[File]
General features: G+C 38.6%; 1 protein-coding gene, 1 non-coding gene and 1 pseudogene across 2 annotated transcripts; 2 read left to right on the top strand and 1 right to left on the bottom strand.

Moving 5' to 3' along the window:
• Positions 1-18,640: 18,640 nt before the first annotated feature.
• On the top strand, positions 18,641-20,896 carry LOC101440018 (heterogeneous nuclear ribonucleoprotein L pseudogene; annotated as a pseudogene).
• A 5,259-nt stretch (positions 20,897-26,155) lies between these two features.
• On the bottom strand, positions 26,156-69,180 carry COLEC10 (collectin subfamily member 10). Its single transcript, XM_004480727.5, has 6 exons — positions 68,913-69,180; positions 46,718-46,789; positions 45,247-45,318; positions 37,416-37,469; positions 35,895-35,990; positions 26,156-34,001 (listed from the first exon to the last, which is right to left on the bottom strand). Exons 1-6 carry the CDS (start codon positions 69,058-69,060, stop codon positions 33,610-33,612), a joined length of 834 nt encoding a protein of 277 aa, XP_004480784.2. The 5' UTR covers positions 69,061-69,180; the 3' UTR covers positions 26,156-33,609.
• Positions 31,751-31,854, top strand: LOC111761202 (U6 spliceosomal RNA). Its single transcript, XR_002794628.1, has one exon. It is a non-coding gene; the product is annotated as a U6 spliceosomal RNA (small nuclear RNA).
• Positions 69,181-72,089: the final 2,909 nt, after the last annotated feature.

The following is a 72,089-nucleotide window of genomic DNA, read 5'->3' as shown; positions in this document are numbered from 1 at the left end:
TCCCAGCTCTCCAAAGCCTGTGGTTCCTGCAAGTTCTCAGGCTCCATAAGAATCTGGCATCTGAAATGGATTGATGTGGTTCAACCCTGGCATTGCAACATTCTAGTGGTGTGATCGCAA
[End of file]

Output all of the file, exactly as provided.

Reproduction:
General features: G+C 38.6%; 1 protein-coding gene, 1 non-coding gene and 1 pseudogene across 2 annotated transcripts; 2 read left to right on the top strand and 1 right to left on the bottom strand.

Moving 5' to 3' along the window:
• Positions 1-18,640: 18,640 nt before the first annotated feature.
• On the top strand, positions 18,641-20,896 carry LOC101440018 (heterogeneous nuclear ribonucleoprotein L pseudogene; annotated as a pseudogene).
• A 5,259-nt stretch (positions 20,897-26,155) lies between these two features.
• On the bottom strand, positions 26,156-69,180 carry COLEC10 (collectin subfamily member 10). Its single transcript, XM_004480727.5, has 6 exons — positions 68,913-69,180; positions 46,718-46,789; positions 45,247-45,318; positions 37,416-37,469; positions 35,895-35,990; positions 26,156-34,001 (listed from the first exon to the last, which is right to left on the bottom strand). Exons 1-6 carry the CDS (start codon positions 69,058-69,060, stop codon positions 33,610-33,612), a joined length of 834 nt encoding a protein of 277 aa, XP_004480784.2. The 5' UTR covers positions 69,061-69,180; the 3' UTR covers positions 26,156-33,609.
• Positions 31,751-31,854, top strand: LOC111761202 (U6 spliceosomal RNA). Its single transcript, XR_002794628.1, has one exon. It is a non-coding gene; the product is annotated as a U6 spliceosomal RNA (small nuclear RNA).
• Positions 69,181-72,089: the final 2,909 nt, after the last annotated feature.

The following is a 72,089-nucleotide window of genomic DNA, read 5'->3' as shown; positions in this document are numbered from 1 at the left end:
TCCCAGCTCTCCAAAGCCTGTGGTTCCTGCAAGTTCTCAGGCTCCATAAGAATCTGGCATCTGAAATGGATTGATGTGGTTCAACCCTGGCATTGCAACATTCTAGTGGTGTGATCGCAA